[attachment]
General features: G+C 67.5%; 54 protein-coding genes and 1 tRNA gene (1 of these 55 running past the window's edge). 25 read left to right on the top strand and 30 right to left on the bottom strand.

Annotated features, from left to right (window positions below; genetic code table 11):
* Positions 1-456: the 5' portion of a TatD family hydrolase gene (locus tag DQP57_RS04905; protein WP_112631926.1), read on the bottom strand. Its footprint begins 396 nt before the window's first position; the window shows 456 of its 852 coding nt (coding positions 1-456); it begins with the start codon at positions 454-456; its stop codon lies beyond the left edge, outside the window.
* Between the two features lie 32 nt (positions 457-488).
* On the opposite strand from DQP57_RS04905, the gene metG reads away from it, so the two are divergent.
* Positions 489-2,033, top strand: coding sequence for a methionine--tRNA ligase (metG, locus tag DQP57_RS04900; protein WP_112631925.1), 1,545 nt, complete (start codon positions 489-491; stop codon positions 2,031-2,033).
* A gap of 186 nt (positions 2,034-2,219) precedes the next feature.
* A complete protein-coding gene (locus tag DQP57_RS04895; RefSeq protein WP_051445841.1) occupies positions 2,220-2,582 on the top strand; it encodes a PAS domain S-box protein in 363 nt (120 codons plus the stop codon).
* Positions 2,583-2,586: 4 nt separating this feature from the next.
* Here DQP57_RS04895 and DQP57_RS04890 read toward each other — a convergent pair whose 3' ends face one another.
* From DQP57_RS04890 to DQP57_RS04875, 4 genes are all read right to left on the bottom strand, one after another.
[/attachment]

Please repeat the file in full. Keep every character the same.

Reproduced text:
General features: G+C 67.5%; 54 protein-coding genes and 1 tRNA gene (1 of these 55 running past the window's edge). 25 read left to right on the top strand and 30 right to left on the bottom strand.

Annotated features, from left to right (window positions below; genetic code table 11):
* Positions 1-456: the 5' portion of a TatD family hydrolase gene (locus tag DQP57_RS04905; protein WP_112631926.1), read on the bottom strand. Its footprint begins 396 nt before the window's first position; the window shows 456 of its 852 coding nt (coding positions 1-456); it begins with the start codon at positions 454-456; its stop codon lies beyond the left edge, outside the window.
* Between the two features lie 32 nt (positions 457-488).
* On the opposite strand from DQP57_RS04905, the gene metG reads away from it, so the two are divergent.
* Positions 489-2,033, top strand: coding sequence for a methionine--tRNA ligase (metG, locus tag DQP57_RS04900; protein WP_112631925.1), 1,545 nt, complete (start codon positions 489-491; stop codon positions 2,031-2,033).
* A gap of 186 nt (positions 2,034-2,219) precedes the next feature.
* A complete protein-coding gene (locus tag DQP57_RS04895; RefSeq protein WP_051445841.1) occupies positions 2,220-2,582 on the top strand; it encodes a PAS domain S-box protein in 363 nt (120 codons plus the stop codon).
* Positions 2,583-2,586: 4 nt separating this feature from the next.
* Here DQP57_RS04895 and DQP57_RS04890 read toward each other — a convergent pair whose 3' ends face one another.
* From DQP57_RS04890 to DQP57_RS04875, 4 genes are all read right to left on the bottom strand, one after another.